The lyrical descriptions in this book brought me way back, deep into the memories of when I was a child and my great-grandmother was still alive.
I saw again what looked like a cavern of a house; her tall wooden house in New Orleans, the way the wood floors seemed to refuse to carry heat even when you'd been sitting on them for hours, the geometric toys, catching doodlebugs in the tiny plot of patio with the two trees I remember. One day when I visited with my aunt and mother, my aunt reached up to the trees that hung almost over the street, brushing the cars at rest beneath them with purple, pink, and white petals, spreading pollen. She took down a bud, and said, "It's a fairy purse. Look," and I looked as she pinched it open along the cracks. "Inside is a spare dress," as she spoke she pulled out the unbloomed flower petals, "and some fairy gold." She let the seeds roll in her palm as my cousin and I watched, fascinated. Aunt Mary had never really left Girl Scouts, and this was probably one of the things she learned in that community.
The grandmother in the story dressed much like my great-grandmother. Her jewelry was very fine, it was hard to tell that they were paste. My mother gave me a lot of it for costume jewelry, when Little Mother died, because it was paste, and outdated, and mostly brooches which my mother would never wear. I have only seen her wear one pin in my life--it was her National Boards Certification pin, which she worked very hard for; very small and plain in comparison to these delicate things, and yet so much more important.
I also was gifted with much of the delicate satin lingeries, gowns, robes, pretty things that were fit for any queen. Dress-up was so much fun because of those gracefully draping, soft folds of cloth. I was every princess I had ever loved, stroking greedy fingers against the silken robes, even though I didn't really think I looked good in them. Looking good wasn't the point anyway. It was stepping into the gowns of a duchess, and pretending to be someone important reveling in private moments filled only with beautiful, fine things.
My paternal grandmother is the one who cared for roses, though. My mother and I still page through the Jackson-Perkins catalog looking at the new strains of flowers, especially the roses. The ones named after presidents and exotic places were the ones I always felt drawn to. But after all, my family were all too busy to do much caring for these delicate flowers. We were better with the Christmas cactus, which liked to be left alone to make its own way. Roses are beautiful, but even a cat is more forgiving.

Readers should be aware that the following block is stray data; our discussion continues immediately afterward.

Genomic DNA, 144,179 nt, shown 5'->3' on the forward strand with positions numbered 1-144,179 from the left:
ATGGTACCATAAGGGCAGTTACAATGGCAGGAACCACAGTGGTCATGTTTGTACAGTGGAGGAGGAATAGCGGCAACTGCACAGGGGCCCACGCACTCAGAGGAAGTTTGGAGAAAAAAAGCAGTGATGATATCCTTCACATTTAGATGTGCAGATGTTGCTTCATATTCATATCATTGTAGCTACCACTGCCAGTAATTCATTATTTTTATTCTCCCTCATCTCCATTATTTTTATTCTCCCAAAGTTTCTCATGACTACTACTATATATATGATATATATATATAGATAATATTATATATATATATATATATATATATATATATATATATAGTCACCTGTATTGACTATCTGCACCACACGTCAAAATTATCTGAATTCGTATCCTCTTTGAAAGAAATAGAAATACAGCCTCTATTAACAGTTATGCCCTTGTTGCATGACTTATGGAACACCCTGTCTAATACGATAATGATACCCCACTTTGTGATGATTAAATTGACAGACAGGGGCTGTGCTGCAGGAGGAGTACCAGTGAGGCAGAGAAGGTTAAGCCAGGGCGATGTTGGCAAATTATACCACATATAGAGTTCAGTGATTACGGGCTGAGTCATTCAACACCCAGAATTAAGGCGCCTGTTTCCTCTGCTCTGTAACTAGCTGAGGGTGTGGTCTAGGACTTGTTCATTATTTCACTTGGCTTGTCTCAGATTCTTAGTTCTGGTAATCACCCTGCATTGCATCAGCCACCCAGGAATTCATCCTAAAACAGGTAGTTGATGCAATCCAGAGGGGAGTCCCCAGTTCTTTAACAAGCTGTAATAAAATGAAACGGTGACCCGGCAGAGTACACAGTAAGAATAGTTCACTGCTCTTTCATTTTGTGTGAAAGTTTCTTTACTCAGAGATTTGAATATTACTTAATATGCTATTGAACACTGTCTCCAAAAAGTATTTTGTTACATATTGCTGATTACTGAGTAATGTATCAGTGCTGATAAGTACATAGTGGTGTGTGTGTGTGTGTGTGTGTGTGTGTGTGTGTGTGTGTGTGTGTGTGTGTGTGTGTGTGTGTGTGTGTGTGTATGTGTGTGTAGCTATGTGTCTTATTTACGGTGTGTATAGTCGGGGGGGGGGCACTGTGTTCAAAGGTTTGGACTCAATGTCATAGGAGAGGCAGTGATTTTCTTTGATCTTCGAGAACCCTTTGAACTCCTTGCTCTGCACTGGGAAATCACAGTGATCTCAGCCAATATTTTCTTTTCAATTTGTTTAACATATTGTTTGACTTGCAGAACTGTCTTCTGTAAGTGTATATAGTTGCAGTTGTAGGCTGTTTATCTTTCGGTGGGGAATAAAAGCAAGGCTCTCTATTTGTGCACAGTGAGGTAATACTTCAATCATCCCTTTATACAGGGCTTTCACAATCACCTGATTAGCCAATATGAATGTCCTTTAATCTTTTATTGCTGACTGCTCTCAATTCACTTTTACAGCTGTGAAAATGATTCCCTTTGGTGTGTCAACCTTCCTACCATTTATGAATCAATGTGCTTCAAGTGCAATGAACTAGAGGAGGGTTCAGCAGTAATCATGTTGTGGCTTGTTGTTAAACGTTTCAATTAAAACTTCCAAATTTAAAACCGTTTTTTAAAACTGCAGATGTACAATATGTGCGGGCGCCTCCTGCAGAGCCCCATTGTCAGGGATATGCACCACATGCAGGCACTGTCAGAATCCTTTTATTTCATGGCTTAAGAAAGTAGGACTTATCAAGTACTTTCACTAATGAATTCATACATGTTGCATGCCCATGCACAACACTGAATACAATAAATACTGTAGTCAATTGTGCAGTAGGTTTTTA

I don't suppose I was very old when Little Mother was alive. My memories seem to stop a few feet from the floor, and though I try to remember whether there was art on the walls, or decorations of any kind, I cannot recall. I only remember the wood floors, the doodlebugs, and the huge-seeming white-covered bed with a tiny figure in the middle, speaking to my mother. My mother has the rare gift of giving the speaker her undivided attention, and the even rarer one of not saying everything she knows until the time is just about right. I can easily see how she must have been a favored granddaughter, though I can't comprehend how she could care so much about looking pretty. I can't recall a time when I have ever cared about fixing myself up. To me, pretty was something you either found in yourself, or you didn't. It wasn't something you had to re-affix every day; and once you found it in someone you didn't have to worry about losing it. Sometimes I feel a flash of guilt that my significant other doesn't have a really classy-looking dame to flaunt, like my dad has.
Everywhere my parents go, they light up rooms with their dynamic personalities, and the dynamics of their relationship. I see this in my relationships too, more as potential than actual fact. So perhaps "classy" and "pretty" are less about makeup, hair, and the texture of your clothes than the quality of the threads binding you to those around you.